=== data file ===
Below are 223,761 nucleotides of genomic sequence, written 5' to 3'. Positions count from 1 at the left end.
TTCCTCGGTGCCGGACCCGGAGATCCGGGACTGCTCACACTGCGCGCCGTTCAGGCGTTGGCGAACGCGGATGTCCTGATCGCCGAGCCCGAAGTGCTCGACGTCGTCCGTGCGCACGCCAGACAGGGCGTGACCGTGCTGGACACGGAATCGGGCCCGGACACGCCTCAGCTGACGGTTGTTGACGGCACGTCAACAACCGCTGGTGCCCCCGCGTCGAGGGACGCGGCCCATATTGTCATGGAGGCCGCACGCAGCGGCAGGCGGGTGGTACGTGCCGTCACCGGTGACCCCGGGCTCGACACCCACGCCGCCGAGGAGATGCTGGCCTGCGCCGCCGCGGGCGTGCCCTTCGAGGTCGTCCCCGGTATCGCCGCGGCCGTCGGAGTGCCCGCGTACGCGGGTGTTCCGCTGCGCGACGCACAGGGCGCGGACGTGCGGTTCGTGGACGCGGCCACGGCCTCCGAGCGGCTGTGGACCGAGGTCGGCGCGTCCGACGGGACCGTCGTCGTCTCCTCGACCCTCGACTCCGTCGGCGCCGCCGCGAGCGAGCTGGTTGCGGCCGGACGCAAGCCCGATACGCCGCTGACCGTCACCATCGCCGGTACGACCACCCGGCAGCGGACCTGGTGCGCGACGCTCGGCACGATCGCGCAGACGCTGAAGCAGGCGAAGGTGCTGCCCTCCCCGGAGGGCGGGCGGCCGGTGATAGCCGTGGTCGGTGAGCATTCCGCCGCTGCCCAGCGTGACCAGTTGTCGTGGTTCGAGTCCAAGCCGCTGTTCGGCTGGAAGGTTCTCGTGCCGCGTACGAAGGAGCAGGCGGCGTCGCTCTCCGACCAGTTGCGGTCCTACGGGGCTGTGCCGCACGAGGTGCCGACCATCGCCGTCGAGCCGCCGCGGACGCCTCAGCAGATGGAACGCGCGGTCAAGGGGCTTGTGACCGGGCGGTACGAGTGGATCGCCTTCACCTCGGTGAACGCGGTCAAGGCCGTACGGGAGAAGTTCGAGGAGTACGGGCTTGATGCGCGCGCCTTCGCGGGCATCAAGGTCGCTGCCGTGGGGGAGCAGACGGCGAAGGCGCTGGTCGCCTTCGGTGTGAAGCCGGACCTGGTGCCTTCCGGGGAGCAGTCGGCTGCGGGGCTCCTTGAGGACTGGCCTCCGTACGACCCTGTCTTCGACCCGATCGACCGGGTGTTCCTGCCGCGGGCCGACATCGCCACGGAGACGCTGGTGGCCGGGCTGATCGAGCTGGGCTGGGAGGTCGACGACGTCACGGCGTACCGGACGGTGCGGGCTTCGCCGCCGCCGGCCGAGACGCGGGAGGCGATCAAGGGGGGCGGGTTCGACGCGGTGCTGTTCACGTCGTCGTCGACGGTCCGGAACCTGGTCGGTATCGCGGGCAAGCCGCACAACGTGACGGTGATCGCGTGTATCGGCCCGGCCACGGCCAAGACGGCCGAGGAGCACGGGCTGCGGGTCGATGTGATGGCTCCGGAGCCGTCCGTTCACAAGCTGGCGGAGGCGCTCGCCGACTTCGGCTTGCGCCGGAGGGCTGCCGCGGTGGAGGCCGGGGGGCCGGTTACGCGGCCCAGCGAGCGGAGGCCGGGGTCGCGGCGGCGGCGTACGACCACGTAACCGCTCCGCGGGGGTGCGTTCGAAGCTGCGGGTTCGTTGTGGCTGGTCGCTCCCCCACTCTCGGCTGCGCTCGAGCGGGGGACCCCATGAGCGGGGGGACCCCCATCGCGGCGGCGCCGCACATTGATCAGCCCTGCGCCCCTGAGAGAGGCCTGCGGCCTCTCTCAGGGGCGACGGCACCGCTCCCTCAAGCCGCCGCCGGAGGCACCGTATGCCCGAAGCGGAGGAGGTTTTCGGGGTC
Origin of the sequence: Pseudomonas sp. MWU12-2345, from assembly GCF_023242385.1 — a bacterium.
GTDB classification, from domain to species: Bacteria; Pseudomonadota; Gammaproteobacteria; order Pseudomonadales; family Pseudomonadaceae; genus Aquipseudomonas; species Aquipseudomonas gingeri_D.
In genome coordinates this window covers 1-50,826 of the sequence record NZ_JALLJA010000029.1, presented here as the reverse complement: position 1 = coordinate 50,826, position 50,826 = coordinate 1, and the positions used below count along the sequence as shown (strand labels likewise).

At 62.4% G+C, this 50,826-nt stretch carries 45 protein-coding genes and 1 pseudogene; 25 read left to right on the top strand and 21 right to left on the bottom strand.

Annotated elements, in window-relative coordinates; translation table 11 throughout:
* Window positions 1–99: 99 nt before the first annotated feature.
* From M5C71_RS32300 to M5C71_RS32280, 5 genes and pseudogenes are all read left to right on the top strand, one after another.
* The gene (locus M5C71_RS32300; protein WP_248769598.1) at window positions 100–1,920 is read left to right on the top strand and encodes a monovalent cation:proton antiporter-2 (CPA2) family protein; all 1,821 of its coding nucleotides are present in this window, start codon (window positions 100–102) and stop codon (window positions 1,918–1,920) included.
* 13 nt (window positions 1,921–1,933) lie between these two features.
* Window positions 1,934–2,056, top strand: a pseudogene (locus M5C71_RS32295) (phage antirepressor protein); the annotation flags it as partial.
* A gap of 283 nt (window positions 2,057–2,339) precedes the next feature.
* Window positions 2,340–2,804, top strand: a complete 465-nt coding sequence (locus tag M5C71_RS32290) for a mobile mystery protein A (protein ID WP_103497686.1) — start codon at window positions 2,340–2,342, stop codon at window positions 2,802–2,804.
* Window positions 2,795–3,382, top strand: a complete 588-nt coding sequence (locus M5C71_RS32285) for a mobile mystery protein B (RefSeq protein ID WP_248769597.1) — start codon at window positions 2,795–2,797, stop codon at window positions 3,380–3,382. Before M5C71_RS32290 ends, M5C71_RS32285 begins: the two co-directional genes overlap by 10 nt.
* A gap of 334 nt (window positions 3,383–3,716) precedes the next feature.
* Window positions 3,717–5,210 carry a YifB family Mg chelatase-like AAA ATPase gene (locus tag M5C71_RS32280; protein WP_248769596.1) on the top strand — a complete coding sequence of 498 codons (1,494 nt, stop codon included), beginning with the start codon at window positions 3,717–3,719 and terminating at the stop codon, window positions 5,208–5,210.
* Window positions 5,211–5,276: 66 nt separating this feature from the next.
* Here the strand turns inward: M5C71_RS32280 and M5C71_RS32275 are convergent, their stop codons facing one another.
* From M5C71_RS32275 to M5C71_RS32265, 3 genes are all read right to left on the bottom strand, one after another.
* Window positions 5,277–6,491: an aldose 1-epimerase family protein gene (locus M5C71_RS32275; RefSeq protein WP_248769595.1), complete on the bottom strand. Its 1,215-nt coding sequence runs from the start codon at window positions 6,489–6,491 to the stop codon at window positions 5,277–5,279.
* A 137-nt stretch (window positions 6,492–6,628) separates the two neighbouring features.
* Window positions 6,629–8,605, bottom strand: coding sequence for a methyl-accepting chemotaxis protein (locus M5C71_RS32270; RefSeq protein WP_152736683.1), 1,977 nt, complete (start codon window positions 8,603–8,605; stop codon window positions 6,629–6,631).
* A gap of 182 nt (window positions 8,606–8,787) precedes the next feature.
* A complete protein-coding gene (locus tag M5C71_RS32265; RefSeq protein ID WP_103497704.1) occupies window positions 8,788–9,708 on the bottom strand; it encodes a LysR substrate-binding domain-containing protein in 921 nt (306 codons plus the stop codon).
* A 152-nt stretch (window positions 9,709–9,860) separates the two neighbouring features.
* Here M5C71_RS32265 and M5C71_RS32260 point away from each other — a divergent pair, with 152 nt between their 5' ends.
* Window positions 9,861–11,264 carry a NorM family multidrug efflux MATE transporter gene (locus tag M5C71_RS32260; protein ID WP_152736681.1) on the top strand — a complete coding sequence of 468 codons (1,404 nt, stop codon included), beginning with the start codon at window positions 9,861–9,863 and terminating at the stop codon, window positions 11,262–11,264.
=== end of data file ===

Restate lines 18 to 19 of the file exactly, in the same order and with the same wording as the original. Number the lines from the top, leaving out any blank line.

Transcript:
* Window positions 5,211–5,276: 66 nt separating this feature from the next.
* Here the strand turns inward: M5C71_RS32280 and M5C71_RS32275 are convergent, their stop codons facing one another.